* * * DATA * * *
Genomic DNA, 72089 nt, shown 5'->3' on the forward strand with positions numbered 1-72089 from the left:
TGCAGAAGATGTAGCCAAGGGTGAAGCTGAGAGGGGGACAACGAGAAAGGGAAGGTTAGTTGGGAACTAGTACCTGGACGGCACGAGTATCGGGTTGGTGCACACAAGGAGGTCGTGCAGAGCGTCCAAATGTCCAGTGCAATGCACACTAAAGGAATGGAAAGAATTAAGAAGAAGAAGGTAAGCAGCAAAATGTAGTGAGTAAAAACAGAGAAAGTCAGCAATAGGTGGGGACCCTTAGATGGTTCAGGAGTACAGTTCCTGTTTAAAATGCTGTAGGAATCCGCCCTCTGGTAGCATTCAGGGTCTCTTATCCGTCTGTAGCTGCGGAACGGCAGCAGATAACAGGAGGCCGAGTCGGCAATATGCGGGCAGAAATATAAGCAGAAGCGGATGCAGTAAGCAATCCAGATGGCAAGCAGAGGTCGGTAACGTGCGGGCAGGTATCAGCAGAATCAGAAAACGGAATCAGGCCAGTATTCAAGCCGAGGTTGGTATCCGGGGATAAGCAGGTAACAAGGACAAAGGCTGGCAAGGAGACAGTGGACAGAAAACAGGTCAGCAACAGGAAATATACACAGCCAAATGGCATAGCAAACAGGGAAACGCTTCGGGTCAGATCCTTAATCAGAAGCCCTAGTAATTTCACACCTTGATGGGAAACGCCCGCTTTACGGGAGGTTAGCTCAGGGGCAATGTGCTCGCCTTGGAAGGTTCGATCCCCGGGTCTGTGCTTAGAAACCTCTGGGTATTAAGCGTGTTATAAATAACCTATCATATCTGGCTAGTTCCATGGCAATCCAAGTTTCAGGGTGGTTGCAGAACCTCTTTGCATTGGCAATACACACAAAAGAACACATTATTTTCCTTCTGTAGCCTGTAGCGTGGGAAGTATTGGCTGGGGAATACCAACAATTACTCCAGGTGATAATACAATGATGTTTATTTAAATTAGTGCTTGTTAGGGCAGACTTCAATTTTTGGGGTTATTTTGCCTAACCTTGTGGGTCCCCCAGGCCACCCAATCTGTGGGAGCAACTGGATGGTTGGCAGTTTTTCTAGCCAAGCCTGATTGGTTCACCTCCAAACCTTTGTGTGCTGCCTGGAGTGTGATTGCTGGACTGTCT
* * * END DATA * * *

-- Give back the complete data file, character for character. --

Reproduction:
Genomic DNA, 72089 nt, shown 5'->3' on the forward strand with positions numbered 1-72089 from the left:
TGCAGAAGATGTAGCCAAGGGTGAAGCTGAGAGGGGGACAACGAGAAAGGGAAGGTTAGTTGGGAACTAGTACCTGGACGGCACGAGTATCGGGTTGGTGCACACAAGGAGGTCGTGCAGAGCGTCCAAATGTCCAGTGCAATGCACACTAAAGGAATGGAAAGAATTAAGAAGAAGAAGGTAAGCAGCAAAATGTAGTGAGTAAAAACAGAGAAAGTCAGCAATAGGTGGGGACCCTTAGATGGTTCAGGAGTACAGTTCCTGTTTAAAATGCTGTAGGAATCCGCCCTCTGGTAGCATTCAGGGTCTCTTATCCGTCTGTAGCTGCGGAACGGCAGCAGATAACAGGAGGCCGAGTCGGCAATATGCGGGCAGAAATATAAGCAGAAGCGGATGCAGTAAGCAATCCAGATGGCAAGCAGAGGTCGGTAACGTGCGGGCAGGTATCAGCAGAATCAGAAAACGGAATCAGGCCAGTATTCAAGCCGAGGTTGGTATCCGGGGATAAGCAGGTAACAAGGACAAAGGCTGGCAAGGAGACAGTGGACAGAAAACAGGTCAGCAACAGGAAATATACACAGCCAAATGGCATAGCAAACAGGGAAACGCTTCGGGTCAGATCCTTAATCAGAAGCCCTAGTAATTTCACACCTTGATGGGAAACGCCCGCTTTACGGGAGGTTAGCTCAGGGGCAATGTGCTCGCCTTGGAAGGTTCGATCCCCGGGTCTGTGCTTAGAAACCTCTGGGTATTAAGCGTGTTATAAATAACCTATCATATCTGGCTAGTTCCATGGCAATCCAAGTTTCAGGGTGGTTGCAGAACCTCTTTGCATTGGCAATACACACAAAAGAACACATTATTTTCCTTCTGTAGCCTGTAGCGTGGGAAGTATTGGCTGGGGAATACCAACAATTACTCCAGGTGATAATACAATGATGTTTATTTAAATTAGTGCTTGTTAGGGCAGACTTCAATTTTTGGGGTTATTTTGCCTAACCTTGTGGGTCCCCCAGGCCACCCAATCTGTGGGAGCAACTGGATGGTTGGCAGTTTTTCTAGCCAAGCCTGATTGGTTCACCTCCAAACCTTTGTGTGCTGCCTGGAGTGTGATTGCTGGACTGTCT